Breakfast reception and registration
Coffee and a bit of continental fuel to get everyone started on a day of provocative and inspiring conversations.
Bridget Moix, Senior US Representative and Head of Advocacy for Peace Direct will welcome everyone to the WSPS symposium and introduce our emcee, Melanie Cohen Greenberg, President and CEO of the Alliance for Peacebuilding, will deliver opening remarks and set the stage for the day.
“One day, I must have been the age of 12, my cousin who is almost my age, was told that she was not useful anymore. She had to leave school and was to get married…”
Saba Ismail in her own words.
Telling (and Not Telling) the Story
A panel of experts who have covered conflict all over the world, worked for peace where there was none to be had, and written kinds of stories that in fact have changed hearts and minds gather to explore how reporting frames the way we think about violent conflict. Lots of opportunity for Q+A.
“On Tuesday 18 July, 2017, over one thousand Darfur students from Bakht Al-Ruda university collectively resigned from their faculties in protest at what they described as racist and discriminatory university policies arbitrarily targeting students from Darfur.”
Quscondy Abdulshafi in his own words.
Alexis Okeowo and Robert J. Rosenthal—a Conversation
She is a staff writer at The New Yorker and her debut book, “A Moonless, Starless Sky: Ordinary Women and Men Fighting Extremism In Africa” is a winner of a 2018 PEN America Literary Award. Her work is emblematic of a new way of thinking about conflict reporting.
He is a distinguished journalist, an executive producer of the Center for Investigative Reporting, the former editor of the Philadelphia Inquirer and a former managing editor of the San Francisco Chronicle.
Both have been on the ground, wrestled with choices, thought hard about what reporting can be. Let’s listen in as they discuss.
Coffee Break, Networking and Book signing with Alexis Okeowo
Stretch your legs, grab a cup and make new contacts. Take a few minutes to check out our book table and have a book signed.
Pulitzer Center’s Pitching for Peace Contest. Live Pitches from the three contest winners
The three winners of the Pitching for Peace competition – who will each receive a Pulitzer Center grant of up to $20,000 – will present their story idea to the symposium audience and a panel of distinguished judges. An additional $5,000 will be awarded for the best story pitch! (Learn more about Pitching for Peace).
A tasty lunch is included in your ticket price. Take the time to connect with others and share ideas.
A Third Story
“Thinking about the recent violence in the Central African Republic is not about just remembering the number of victims…it’s now about the role and the place of thousands of people who have been trying to put an end to the violence.”
Kessy Ekomo-Soignet in her own words.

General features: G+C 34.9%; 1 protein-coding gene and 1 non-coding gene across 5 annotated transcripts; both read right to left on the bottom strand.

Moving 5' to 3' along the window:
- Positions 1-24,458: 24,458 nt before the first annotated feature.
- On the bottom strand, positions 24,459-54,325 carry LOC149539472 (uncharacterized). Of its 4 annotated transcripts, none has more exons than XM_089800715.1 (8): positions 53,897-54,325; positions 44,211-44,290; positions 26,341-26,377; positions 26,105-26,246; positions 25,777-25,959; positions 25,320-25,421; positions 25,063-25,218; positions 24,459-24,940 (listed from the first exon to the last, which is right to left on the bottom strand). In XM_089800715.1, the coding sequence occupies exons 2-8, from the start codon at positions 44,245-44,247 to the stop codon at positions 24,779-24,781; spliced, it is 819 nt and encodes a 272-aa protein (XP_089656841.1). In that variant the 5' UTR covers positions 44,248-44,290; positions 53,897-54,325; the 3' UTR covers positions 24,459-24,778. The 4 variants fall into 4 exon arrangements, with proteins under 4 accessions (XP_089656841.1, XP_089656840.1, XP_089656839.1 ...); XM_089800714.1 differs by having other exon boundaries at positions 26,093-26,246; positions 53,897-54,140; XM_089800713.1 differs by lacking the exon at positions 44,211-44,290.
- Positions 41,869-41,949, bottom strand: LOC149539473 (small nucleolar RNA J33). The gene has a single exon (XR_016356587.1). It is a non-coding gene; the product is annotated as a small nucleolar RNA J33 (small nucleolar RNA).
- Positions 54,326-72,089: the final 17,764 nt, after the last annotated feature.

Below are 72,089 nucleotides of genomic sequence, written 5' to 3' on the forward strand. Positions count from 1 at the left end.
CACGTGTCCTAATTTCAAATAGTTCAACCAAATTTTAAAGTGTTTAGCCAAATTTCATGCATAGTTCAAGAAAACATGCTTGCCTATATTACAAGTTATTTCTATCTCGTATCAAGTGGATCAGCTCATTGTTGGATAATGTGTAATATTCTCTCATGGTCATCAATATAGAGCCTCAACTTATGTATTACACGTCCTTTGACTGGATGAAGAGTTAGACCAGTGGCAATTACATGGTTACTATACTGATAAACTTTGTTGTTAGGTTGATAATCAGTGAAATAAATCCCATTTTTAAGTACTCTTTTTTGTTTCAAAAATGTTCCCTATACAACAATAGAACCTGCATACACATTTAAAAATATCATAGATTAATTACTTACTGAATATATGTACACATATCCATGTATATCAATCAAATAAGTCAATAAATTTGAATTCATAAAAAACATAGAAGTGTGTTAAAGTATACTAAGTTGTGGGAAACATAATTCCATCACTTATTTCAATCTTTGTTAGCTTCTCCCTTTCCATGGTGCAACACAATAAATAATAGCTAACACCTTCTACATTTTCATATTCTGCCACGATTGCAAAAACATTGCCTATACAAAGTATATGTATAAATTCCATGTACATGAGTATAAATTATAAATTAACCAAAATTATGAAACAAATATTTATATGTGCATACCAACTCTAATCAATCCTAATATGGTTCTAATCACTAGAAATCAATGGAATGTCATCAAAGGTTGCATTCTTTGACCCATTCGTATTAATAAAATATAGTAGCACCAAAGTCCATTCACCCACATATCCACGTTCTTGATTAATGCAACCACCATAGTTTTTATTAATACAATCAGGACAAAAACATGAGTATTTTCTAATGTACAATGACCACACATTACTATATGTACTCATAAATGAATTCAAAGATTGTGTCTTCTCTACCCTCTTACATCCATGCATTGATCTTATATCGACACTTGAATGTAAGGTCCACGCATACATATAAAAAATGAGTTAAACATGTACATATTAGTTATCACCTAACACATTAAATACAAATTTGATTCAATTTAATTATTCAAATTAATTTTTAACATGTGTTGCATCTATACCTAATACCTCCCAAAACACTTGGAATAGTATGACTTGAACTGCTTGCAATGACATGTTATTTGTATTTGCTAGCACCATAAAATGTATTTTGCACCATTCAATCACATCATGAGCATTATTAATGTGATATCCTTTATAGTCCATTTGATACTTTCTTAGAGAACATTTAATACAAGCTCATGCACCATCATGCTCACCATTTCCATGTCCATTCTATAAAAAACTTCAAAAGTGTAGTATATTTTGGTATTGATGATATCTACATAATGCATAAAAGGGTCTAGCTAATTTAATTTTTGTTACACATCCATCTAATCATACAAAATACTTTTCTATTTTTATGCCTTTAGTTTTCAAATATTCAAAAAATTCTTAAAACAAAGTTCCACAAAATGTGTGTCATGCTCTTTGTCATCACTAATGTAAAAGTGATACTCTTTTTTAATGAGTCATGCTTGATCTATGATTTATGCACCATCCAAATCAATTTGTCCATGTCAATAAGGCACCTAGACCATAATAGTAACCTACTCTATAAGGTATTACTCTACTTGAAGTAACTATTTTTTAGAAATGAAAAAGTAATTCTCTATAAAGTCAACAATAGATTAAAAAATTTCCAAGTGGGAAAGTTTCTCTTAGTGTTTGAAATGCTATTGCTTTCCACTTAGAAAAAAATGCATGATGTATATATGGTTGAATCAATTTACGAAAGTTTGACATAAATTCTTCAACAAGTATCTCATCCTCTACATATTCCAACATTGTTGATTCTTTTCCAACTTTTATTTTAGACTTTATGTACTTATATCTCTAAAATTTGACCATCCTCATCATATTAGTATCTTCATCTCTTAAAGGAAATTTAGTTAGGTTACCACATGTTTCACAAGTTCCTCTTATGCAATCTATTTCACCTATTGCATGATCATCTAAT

Who’s Telling the Story and Whose Story Are They Telling?
Men comprise about three-fourths of the guests booked to discuss foreign policy and national security on American prime-time cable and top Sunday news shows.
What do we lose by not including more women’s voices? And what do we gain when we listen to the people who live in conflict zones?
Anastasia Taylor-Lind, Photojournalist
Christina Asquith, The Fuller Project for International Reporting
Passy Mubalama, AIDPROFEN (DRC)
Jacqueline O’Neill, Inclusive Security
Karishma Vyas, Documentary filmmaker
Sebastian Junger is the internationally acclaimed, best-selling author of “Tribe,” “WAR,” “The Perfect Storm,” “A Death in Belmont” and “Fire.” He is also the director of the Academy Award-nominated documentary “Restrepo.” As a contributing editor to “Vanity Fair “and as a contributor to “ABC News,” he has covered major international news stories in Kosovo, Liberia, Sierra Leone, and Afghanistan. He has been awarded the National Magazine Award and an SAIS Novartis Prize for Journalism.
Moving Forward: Re-imagining Conflict Reporting As a Force for Change
The image of the conflict reporter is iconic, embedded in our sense of international journalism. Flak jacket. Front lines. A face full of dust. What we don’t imagine when we think of conflict reporting is the coverage of the peaceful protest, nonviolent resistance, careful negotiation, or the stories of individual resistance.
A local perspective can change the way we think about conflict. And human stories can be as compelling as war reporting. In this panel, we hear from organizations who are already re-thinking conflict reporting and offer unique approaches to covering crises.
Book Signing with Sebastian Junger and Cocktail Reception
Join us for some end-of-day refreshment and a chance to share what you’ll take away from the day—and what you’ll do next to change the world.